Saturday, July 18, 2015


God forgave David his sin, but look at the blessings David forfeited by falling. Look at what he gave up for his affair with Bathsheba, the hidden cost he paid for detouring from the path God laid before him. “I appointed you king over Israel,” God said to David, “and I delivered you from the hand of Saul. I gave your master’s house to you, and your master’s wives into your arms. I gave you the house of Israel and Judah. And if all this had been too little, I would have given you even more” (2 Samuel 12: 7-8).

God was waiting in the wings with blessings that David hadn’t even imagined, blessings that He longed to shower upon His servant. Blessings that may have been greater than all the things He had ever done for David in the past. Yet because of his sin, David would live and die never knowing what they were. “And if all this had been too little, I would have given you even more,” God said.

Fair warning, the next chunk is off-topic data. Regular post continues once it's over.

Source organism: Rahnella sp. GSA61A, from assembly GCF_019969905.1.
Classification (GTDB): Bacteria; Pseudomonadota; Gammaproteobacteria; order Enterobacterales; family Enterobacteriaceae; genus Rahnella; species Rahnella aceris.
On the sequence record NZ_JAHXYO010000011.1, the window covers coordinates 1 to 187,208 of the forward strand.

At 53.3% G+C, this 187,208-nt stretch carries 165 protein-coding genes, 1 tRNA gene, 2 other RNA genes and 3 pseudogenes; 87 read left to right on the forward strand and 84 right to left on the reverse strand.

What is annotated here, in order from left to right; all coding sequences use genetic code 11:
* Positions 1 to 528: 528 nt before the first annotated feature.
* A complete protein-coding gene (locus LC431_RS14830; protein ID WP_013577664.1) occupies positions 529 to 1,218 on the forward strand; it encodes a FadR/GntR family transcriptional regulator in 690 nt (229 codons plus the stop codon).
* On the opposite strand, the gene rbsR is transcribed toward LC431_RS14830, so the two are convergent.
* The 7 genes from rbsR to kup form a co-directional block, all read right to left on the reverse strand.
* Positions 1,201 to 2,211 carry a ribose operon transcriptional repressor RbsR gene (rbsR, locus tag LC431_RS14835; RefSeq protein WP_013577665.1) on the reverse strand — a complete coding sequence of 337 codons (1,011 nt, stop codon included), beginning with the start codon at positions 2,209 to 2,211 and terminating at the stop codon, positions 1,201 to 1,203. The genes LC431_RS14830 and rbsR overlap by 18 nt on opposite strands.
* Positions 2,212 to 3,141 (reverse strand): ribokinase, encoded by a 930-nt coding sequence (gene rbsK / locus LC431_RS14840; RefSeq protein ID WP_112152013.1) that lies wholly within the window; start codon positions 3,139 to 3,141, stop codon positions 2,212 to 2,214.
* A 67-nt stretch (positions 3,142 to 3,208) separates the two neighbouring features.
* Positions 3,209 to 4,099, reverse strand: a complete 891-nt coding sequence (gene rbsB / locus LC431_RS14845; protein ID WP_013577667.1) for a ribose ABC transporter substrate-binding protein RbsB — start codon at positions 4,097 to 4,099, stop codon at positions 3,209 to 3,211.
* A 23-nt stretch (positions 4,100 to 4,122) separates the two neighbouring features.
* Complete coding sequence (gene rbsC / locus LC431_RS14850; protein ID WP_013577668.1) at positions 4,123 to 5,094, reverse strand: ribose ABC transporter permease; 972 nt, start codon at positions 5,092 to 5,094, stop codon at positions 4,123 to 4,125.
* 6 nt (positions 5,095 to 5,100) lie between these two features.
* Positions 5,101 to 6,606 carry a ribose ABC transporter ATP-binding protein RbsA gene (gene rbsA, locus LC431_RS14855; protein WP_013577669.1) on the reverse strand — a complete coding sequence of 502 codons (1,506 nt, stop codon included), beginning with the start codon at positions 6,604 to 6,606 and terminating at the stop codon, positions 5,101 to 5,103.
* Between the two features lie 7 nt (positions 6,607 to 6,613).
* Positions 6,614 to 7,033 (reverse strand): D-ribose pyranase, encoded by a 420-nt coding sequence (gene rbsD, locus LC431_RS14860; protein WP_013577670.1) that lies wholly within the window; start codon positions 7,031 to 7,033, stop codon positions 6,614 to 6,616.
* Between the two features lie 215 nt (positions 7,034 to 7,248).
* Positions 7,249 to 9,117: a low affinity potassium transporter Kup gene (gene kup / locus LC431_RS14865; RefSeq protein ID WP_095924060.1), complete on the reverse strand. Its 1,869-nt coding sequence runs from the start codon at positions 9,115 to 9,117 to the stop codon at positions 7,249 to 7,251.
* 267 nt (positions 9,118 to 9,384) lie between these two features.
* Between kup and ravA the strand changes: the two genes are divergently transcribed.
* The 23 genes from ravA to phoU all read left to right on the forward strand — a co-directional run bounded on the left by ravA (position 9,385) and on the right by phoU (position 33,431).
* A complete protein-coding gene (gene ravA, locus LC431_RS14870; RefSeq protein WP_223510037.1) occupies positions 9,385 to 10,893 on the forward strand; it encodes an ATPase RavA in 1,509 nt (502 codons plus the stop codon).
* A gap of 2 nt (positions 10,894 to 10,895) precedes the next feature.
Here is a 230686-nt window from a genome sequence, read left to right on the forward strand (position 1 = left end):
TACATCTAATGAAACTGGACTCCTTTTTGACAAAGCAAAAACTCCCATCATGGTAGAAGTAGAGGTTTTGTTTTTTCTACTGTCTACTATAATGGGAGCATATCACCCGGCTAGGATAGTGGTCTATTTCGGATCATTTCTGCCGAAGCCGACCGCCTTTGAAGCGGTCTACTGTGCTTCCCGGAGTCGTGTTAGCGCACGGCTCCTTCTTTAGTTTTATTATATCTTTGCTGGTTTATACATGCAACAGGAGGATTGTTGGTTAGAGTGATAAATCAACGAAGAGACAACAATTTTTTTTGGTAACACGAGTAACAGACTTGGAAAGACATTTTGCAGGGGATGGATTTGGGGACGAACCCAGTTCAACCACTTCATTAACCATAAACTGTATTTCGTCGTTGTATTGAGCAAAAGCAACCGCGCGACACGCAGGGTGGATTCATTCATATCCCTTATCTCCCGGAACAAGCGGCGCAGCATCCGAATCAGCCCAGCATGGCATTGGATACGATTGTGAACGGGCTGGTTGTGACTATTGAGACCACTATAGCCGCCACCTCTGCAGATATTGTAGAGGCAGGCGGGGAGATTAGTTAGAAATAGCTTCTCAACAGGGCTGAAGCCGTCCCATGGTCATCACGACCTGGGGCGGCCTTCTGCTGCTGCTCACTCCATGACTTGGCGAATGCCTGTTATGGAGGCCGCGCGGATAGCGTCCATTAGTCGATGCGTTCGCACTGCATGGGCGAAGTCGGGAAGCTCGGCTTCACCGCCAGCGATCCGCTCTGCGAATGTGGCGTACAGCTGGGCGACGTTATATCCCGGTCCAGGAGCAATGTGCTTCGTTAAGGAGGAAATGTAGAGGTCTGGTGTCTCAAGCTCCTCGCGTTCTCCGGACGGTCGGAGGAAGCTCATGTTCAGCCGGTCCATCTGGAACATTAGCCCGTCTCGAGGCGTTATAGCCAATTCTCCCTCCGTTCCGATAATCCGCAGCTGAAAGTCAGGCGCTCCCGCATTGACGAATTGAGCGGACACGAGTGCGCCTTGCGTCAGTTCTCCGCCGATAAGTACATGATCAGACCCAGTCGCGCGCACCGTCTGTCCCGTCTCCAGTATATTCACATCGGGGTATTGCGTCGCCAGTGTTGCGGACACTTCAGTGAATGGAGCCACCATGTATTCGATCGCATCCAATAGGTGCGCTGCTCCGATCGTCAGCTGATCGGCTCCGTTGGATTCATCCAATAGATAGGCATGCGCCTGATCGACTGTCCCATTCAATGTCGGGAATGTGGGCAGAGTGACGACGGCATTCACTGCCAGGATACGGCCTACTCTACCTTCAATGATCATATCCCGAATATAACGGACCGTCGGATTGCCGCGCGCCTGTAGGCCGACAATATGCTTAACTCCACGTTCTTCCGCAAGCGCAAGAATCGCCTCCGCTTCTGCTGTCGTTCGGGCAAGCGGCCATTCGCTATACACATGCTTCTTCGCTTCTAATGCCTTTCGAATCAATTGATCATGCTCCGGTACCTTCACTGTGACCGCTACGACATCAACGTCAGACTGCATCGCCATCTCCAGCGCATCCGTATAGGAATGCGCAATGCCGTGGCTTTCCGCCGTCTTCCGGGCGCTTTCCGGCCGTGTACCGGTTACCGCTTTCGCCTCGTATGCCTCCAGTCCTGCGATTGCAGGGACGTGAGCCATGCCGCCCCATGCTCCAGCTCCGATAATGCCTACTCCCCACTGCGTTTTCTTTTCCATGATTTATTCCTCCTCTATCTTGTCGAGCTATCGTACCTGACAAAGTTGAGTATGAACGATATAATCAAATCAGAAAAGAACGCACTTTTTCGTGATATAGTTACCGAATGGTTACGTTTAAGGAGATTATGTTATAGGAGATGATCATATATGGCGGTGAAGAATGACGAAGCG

Nothing pleases God more than showering His children with wonderful blessings. Heaven is filled with glorious mercies just waiting to be released on servants who remain faithful—servants who embrace the covenant that God has created for those who stay true to the will and purpose that He sets before them. And those blessings aren’t reserved just for kings and warriors, but for you and me. For anyone who calls God “Father.”

But how and when those blessings come remains entirely up to us. It is our obedience that releases them from God’s hand and brings them into our lives. We can live in God’s will and experience His mercies each day, or we can walk our own path and forfeit them.

“Now unto him that is able to do exceeding abundantly above all that we ask or think, according to the power that worketh in us” (Ephesians 3:20).


Nicky Cruz, internationally known evangelist and prolific author, turned to Jesus Christ from a life of violence and crime after meeting David Wilkerson in New York City in 1958. The story of his dramatic conversion was told first in The Cross and the Switchblade by David Wilkerson and then later in his own best-selling book Run, Baby, Run